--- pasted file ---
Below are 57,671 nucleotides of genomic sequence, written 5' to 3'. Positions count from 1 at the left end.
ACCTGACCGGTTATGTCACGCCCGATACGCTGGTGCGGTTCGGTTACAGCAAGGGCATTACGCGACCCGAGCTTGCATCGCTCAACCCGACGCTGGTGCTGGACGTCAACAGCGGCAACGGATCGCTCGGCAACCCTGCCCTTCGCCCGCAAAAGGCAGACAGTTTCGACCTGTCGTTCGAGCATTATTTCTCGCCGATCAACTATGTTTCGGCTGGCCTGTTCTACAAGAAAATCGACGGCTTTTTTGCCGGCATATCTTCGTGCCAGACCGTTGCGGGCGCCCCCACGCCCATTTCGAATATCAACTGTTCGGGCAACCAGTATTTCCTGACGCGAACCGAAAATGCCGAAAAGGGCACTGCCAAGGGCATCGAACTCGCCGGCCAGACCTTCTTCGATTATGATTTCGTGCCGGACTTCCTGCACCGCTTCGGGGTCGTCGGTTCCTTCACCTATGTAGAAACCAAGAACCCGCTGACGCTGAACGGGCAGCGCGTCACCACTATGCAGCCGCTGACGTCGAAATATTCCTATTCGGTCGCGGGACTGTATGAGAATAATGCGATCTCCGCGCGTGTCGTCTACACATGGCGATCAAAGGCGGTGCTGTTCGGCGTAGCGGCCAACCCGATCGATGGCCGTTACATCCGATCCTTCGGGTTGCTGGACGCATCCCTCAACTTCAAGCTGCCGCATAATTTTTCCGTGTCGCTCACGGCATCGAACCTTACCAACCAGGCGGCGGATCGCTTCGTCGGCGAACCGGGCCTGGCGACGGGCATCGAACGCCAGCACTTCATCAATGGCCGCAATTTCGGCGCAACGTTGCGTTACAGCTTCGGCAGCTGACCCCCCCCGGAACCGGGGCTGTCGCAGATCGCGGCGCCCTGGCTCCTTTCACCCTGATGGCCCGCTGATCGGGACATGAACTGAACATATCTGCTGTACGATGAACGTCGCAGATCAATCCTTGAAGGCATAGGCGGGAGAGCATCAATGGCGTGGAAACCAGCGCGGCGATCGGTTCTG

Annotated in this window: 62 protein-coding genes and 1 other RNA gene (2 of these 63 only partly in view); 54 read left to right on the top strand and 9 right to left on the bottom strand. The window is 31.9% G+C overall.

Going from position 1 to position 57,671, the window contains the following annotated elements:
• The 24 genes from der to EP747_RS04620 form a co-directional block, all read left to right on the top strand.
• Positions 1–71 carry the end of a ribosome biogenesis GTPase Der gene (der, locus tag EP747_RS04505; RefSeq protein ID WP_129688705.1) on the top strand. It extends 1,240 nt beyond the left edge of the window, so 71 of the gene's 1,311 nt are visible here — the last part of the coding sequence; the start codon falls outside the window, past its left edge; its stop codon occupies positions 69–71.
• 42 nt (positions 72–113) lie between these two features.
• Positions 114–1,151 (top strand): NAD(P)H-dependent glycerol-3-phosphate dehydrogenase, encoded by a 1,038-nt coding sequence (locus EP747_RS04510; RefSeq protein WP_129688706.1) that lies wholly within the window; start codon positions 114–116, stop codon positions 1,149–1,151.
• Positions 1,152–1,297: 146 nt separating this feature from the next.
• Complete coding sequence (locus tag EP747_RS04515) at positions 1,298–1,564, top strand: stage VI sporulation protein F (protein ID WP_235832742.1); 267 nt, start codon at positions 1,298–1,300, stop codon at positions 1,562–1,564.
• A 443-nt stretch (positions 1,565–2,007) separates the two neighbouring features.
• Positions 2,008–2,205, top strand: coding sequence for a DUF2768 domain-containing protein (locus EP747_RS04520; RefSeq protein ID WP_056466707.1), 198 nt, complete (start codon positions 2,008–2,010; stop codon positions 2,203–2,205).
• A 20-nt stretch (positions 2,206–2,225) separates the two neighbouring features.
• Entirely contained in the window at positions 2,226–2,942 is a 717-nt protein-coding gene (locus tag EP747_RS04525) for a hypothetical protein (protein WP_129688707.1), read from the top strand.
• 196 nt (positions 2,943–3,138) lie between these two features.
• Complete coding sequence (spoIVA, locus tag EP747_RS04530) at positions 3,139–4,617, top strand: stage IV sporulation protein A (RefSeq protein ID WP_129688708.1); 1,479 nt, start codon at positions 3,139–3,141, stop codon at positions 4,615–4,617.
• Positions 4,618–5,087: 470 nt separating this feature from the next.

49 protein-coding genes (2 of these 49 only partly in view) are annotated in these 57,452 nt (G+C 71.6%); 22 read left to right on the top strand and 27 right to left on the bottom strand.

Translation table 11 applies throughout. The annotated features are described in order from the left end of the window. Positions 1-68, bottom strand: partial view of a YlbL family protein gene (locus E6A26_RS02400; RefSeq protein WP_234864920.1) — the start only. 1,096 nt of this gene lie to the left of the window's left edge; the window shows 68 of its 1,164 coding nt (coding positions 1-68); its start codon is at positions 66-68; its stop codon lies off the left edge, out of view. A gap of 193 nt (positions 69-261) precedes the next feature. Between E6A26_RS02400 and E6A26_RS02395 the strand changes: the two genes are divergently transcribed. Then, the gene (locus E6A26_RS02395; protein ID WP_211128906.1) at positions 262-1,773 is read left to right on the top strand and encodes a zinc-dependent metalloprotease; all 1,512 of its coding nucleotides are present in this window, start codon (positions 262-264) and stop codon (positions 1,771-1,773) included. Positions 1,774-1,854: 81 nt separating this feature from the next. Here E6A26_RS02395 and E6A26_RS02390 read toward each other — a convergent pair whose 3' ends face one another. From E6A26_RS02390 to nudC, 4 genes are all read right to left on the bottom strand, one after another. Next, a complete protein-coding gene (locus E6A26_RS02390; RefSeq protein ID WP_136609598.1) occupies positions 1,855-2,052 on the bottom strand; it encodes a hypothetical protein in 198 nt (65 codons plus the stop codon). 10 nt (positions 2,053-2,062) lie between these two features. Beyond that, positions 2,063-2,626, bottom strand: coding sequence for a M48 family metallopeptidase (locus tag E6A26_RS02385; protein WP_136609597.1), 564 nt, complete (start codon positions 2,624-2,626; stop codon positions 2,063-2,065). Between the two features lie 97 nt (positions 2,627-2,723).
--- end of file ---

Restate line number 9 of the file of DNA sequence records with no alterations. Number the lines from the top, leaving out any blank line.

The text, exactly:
• Positions 1,152–1,297: 146 nt separating this feature from the next.